Tuesday, December 07, 2010

Listen to this 49 min. clip from San Diego's KPBS & you'll hear THE KAPERS plus the commentary of this most excellent editor of OXFORD AMERICAN named Marc Smirnoff.

I lost a lot of things in my life but I miss my mind the most.

Sent: Tuesday, December 07, 2010 12:36 AM
Subject: Re: "Welcome to America, boy!," said Van Zant, and then hung up.

I was the Gen. Mgr. of the Electric Ballroom and in 1976 Lynyrd Skynyrd was recording their LIVE AT THE FOX album across the street at the FOX. That night we had a new band being pushed by R&D at Arista (I think).. Band's name was Angel. The debut of "punk" at the time. Flowing chiffon outfits, four chords, and screaming. Waitresses bitching and wanting to go home. On break, Skynyrd's roadies came over, Fxsked up. Threw ice cubes at the band. My security guy, Sherman, who knew them, asked them to stop. They jumped him and all hands on deck went to defend the Mothership. Van Zant came in, not knowing the situation, saw it, and grabbed me and we went down slugging. Wrapped his hair in one hand, and slugged with the other. Lost my glasses to a wild punch, landed a few wild ones on him. Our cops came in, took them back to the Fox to finish their show. Cooley came in to complain of the "violence" (his near loss on the live show). Told him he was welcome to work the floor, I was hired by the 2/3 owners! Van Zant was a punk! I know he had a headache! Used to see Paul eating dinner at the Blue Ribbon Grill. Was always OK to me. I wish him well.

Hey y'all~

It BEEEEEEEEEEEEEEZE bad to dah bone!
Check it out http://www.soundclick.com/bands/default.cfm?bandID=769187

OXFORD AMERICAN hasn't arrived on the news stands here in Tuscaloosa yet but the website is up. My bio & opinions didn't make the final cut but not being on the same page with some of that bunch don't hurt my feelings ONE BIT. http://oxfordamerican.org/articles/2010/dec/01/record/

I have some special connections to some of the cuts on the OA ALABAMA MUSIC CD which accompanies the magazine. Mitch Goodson of the K-pers is a good Dothan buddy. Rev. FRED LANE is one of my old Tuscaloosa associates & I got to meet Dinah Washington's son and his family @ the dedication of DINAH WASHINGTON AVENUE here in Tuscaloosa.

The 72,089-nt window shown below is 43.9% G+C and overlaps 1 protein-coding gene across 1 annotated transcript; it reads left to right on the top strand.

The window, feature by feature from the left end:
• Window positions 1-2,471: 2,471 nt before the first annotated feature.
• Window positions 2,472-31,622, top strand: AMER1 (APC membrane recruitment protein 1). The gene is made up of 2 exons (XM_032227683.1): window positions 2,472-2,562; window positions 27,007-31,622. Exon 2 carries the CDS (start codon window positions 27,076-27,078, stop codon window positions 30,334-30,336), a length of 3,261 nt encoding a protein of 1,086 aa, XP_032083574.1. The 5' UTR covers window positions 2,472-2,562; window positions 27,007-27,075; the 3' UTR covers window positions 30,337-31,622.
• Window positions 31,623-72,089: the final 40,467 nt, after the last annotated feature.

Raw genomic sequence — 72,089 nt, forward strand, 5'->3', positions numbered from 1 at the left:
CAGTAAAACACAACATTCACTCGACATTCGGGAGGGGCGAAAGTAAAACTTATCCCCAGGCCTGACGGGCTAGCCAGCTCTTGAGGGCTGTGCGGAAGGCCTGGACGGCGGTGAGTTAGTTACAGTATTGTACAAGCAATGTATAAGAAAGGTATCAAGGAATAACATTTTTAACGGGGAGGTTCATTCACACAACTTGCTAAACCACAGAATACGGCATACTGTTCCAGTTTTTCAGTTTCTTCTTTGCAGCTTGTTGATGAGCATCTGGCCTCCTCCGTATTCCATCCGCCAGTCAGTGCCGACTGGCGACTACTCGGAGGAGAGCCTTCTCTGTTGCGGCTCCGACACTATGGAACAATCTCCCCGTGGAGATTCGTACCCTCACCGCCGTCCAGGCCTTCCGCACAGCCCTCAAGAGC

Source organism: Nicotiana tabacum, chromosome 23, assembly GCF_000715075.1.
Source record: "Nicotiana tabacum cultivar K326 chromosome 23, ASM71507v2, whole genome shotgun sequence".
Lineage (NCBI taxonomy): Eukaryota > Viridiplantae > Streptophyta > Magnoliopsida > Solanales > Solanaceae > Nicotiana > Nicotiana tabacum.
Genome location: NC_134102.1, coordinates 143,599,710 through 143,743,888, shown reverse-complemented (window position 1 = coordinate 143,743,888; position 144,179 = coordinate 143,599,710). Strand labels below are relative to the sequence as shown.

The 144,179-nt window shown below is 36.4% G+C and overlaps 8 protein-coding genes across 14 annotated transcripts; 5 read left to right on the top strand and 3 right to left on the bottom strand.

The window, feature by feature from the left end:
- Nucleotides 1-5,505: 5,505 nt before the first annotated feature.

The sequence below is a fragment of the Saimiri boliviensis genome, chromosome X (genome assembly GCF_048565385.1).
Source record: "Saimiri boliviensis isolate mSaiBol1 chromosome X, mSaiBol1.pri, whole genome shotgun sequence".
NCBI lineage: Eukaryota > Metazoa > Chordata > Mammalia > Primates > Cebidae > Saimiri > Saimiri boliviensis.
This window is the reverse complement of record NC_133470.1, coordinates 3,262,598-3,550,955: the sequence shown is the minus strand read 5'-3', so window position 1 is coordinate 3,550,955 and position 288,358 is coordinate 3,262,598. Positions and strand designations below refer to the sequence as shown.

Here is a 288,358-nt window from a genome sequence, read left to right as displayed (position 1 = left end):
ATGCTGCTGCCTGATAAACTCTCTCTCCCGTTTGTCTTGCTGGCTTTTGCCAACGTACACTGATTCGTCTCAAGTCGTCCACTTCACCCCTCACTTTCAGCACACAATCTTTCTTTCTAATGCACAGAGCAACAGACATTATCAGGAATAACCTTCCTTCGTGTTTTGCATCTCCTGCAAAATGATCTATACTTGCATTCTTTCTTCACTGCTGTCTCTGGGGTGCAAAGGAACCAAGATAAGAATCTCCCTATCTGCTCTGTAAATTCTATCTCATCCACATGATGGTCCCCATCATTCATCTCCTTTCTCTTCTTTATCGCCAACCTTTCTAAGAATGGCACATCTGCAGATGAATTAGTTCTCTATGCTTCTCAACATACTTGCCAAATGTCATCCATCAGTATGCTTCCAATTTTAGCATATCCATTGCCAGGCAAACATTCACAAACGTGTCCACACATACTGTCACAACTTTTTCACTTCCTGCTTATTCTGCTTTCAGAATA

Sunday, December 05, 2010

The Nov. issue of CLASSIC ROCK MAGAZINE has a feature called THE GREATEST ROCK 'N' ROLL STORIES EVER TOLD. One story by Peter Makowski is entitled "THE GUY'S A BULLY AND DESERVES TO DIE!"~ A Tale of Guns, Dwarves and Homicidal Bass Players On The Road In The American South with Lynyrd Skynyrd and Atlanta Rhythm Section. The story is about how Ronnie Van Zant intervened to prevent a good friend of mine, Paul Goddard, from shooting another good friend of mine, Robert Nix.

Left to right: Robertoreg, Rodney Mills, Paul Goddard http://www.youtube.com/watch?v=XLZWwOGrl-g

The guy who wrote IT is named Peter Makowski.http://www.rocksbackpages.com/writer.html?WriterID=makowski

It was published in the Nov. issue, page 65 & 67. The magazine in out of England. It's named Classic Rock.http://www.classicrockmagazine.com/

The magazine is still on sale in Barnes & Noble and BOOKS-A-MILLION.
Keith Moon is on the cover.

Robert Register

Robert Register Wonder if we buy a case of Val's $13.95 coffee cups, she'd party with OUR CROWD.
I bet WE'D BE THE FIRST TO BUY A CASE! image courtesy of Val's Secrets. http://www.valsecrets.com/homepage/

Roland Thompson Why, Sure She Would She's A Bama Bell Gal

James Robert Maxwell's description of the loyalty of the Tuscaloosa slaves who served with Lumsden's Battery: